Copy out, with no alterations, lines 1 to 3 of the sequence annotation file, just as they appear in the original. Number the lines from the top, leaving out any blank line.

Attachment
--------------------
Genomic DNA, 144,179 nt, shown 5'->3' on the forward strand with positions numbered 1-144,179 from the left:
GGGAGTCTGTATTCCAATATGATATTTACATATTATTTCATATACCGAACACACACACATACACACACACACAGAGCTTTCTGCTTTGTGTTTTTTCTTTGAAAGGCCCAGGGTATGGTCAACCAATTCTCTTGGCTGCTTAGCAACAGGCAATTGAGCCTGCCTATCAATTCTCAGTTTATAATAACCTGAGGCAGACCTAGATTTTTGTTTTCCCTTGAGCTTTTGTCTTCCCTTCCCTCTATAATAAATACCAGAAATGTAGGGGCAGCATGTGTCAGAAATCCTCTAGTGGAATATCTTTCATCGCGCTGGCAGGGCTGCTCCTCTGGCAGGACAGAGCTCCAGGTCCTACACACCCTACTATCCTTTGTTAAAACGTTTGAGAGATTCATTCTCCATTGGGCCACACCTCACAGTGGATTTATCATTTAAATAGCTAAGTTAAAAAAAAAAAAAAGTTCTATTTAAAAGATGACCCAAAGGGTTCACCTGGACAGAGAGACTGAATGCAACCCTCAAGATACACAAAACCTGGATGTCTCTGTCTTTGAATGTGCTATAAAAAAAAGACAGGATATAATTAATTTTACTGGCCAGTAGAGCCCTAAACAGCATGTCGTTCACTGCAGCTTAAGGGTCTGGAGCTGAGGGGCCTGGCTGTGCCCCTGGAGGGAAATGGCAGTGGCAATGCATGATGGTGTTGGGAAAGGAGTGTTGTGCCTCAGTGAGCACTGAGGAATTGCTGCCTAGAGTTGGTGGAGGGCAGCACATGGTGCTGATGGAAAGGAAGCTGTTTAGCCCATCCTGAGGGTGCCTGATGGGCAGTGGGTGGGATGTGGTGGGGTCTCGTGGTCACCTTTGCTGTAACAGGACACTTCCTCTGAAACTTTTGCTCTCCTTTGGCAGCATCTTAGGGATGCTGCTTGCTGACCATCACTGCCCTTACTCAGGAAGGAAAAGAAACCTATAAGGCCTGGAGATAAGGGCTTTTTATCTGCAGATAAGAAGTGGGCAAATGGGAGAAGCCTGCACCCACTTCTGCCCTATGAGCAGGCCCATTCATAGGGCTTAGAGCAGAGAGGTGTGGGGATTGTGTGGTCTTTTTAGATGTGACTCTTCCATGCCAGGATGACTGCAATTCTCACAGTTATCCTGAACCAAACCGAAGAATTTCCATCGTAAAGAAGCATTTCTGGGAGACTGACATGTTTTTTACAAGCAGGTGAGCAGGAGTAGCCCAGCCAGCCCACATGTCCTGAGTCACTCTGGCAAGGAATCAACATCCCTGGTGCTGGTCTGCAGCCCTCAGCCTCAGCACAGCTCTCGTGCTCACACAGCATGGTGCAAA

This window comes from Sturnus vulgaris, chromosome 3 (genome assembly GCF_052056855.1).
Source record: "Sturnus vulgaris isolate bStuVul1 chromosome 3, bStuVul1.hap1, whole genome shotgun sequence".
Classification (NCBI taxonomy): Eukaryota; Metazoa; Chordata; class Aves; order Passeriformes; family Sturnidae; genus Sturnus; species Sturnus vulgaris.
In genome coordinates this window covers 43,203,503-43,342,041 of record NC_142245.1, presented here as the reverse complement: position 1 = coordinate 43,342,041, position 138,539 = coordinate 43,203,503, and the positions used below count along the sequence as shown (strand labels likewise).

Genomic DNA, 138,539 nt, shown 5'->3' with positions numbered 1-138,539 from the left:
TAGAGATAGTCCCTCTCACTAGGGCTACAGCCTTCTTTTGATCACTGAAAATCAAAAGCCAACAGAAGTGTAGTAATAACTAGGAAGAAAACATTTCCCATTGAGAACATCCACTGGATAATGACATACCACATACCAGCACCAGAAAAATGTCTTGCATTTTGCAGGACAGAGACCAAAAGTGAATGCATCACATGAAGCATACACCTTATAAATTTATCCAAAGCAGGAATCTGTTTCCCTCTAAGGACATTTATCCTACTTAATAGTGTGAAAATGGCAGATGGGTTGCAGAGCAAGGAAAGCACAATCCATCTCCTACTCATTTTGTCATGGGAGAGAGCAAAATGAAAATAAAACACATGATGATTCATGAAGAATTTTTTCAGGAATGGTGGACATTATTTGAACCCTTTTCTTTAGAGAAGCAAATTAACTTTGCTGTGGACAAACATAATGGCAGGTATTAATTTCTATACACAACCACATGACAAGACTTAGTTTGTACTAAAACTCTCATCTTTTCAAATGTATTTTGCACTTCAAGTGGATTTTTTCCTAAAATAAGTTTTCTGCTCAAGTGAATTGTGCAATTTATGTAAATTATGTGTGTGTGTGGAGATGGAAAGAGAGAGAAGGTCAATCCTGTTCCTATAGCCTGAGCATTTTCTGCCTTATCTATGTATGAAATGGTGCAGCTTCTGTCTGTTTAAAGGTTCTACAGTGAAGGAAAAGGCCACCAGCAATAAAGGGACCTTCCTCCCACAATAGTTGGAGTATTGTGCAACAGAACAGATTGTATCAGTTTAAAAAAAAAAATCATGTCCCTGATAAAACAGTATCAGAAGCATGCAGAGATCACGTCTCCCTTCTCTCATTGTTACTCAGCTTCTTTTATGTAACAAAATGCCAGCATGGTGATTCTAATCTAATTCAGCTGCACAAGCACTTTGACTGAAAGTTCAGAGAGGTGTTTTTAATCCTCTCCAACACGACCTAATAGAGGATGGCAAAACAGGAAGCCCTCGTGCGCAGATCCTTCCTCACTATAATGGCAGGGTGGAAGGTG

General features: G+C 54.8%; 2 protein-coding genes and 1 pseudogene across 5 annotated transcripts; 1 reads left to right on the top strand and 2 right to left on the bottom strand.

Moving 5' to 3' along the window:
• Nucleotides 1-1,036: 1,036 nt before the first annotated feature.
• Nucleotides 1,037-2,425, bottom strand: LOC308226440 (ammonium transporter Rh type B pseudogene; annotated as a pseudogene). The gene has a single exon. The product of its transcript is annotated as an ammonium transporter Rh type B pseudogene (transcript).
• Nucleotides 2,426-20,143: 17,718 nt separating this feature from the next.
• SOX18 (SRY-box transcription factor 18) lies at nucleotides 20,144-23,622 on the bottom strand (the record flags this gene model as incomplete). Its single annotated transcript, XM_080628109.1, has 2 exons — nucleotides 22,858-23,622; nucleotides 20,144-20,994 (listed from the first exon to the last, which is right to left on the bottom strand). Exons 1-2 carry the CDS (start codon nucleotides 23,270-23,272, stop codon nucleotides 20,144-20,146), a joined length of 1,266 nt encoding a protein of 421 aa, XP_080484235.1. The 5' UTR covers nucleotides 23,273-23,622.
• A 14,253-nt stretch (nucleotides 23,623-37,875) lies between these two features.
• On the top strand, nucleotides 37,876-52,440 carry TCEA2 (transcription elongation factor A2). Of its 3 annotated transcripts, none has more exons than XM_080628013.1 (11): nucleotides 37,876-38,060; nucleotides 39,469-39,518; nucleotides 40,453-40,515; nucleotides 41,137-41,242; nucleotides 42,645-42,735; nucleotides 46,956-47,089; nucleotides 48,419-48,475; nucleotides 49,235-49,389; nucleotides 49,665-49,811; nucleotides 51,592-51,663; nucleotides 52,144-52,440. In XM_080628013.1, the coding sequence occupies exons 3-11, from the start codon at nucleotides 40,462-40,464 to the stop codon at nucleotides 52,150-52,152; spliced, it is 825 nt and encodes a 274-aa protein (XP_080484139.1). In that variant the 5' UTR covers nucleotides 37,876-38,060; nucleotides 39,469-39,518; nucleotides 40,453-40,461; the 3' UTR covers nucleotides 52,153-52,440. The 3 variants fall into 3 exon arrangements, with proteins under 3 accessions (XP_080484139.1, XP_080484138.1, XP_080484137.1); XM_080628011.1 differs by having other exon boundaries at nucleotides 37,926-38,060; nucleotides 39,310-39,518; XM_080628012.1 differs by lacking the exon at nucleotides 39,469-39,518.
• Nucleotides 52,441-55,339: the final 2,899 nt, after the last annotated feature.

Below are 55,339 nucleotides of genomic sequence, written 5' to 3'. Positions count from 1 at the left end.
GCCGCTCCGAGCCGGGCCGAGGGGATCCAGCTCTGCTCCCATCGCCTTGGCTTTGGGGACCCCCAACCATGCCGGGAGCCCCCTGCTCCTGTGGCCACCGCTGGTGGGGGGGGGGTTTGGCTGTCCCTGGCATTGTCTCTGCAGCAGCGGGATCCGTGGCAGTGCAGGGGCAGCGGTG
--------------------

Genomic DNA, 144,179 nt, shown 5'->3' on the forward strand with positions numbered 1-144,179 from the left:
GGGAGTCTGTATTCCAATATGATATTTACATATTATTTCATATACCGAACACACACACATACACACACACACAGAGCTTTCTGCTTTGTGTTTTTTCTTTGAAAGGCCCAGGGTATGGTCAACCAATTCTCTTGGCTGCTTAGCAACAGGCAATTGAGCCTGCCTATCAATTCTCAGTTTATAATAACCTGAGGCAGACCTAGATTTTTGTTTTCCCTTGAGCTTTTGTCTTCCCTTCCCTCTATAATAAATACCAGAAATGTAGGGGCAGCATGTGTCAGAAATCCTCTAGTGGAATATCTTTCATCGCGCTGGCAGGGCTGCTCCTCTGGCAGGACAGAGCTCCAGGTCCTACACACCCTACTATCCTTTGTTAAAACGTTTGAGAGATTCATTCTCCATTGGGCCACACCTCACAGTGGATTTATCATTTAAATAGCTAAGTTAAAAAAAAAAAAAAGTTCTATTTAAAAGATGACCCAAAGGGTTCACCTGGACAGAGAGACTGAATGCAACCCTCAAGATACACAAAACCTGGATGTCTCTGTCTTTGAATGTGCTATAAAAAAAAGACAGGATATAATTAATTTTACTGGCCAGTAGAGCCCTAAACAGCATGTCGTTCACTGCAGCTTAAGGGTCTGGAGCTGAGGGGCCTGGCTGTGCCCCTGGAGGGAAATGGCAGTGGCAATGCATGATGGTGTTGGGAAAGGAGTGTTGTGCCTCAGTGAGCACTGAGGAATTGCTGCCTAGAGTTGGTGGAGGGCAGCACATGGTGCTGATGGAAAGGAAGCTGTTTAGCCCATCCTGAGGGTGCCTGATGGGCAGTGGGTGGGATGTGGTGGGGTCTCGTGGTCACCTTTGCTGTAACAGGACACTTCCTCTGAAACTTTTGCTCTCCTTTGGCAGCATCTTAGGGATGCTGCTTGCTGACCATCACTGCCCTTACTCAGGAAGGAAAAGAAACCTATAAGGCCTGGAGATAAGGGCTTTTTATCTGCAGATAAGAAGTGGGCAAATGGGAGAAGCCTGCACCCACTTCTGCCCTATGAGCAGGCCCATTCATAGGGCTTAGAGCAGAGAGGTGTGGGGATTGTGTGGTCTTTTTAGATGTGACTCTTCCATGCCAGGATGACTGCAATTCTCACAGTTATCCTGAACCAAACCGAAGAATTTCCATCGTAAAGAAGCATTTCTGGGAGACTGACATGTTTTTTACAAGCAGGTGAGCAGGAGTAGCCCAGCCAGCCCACATGTCCTGAGTCACTCTGGCAAGGAATCAACATCCCTGGTGCTGGTCTGCAGCCCTCAGCCTCAGCACAGCTCTCGTGCTCACACAGCATGGTGCAAA

This window comes from Sturnus vulgaris, chromosome 3 (genome assembly GCF_052056855.1).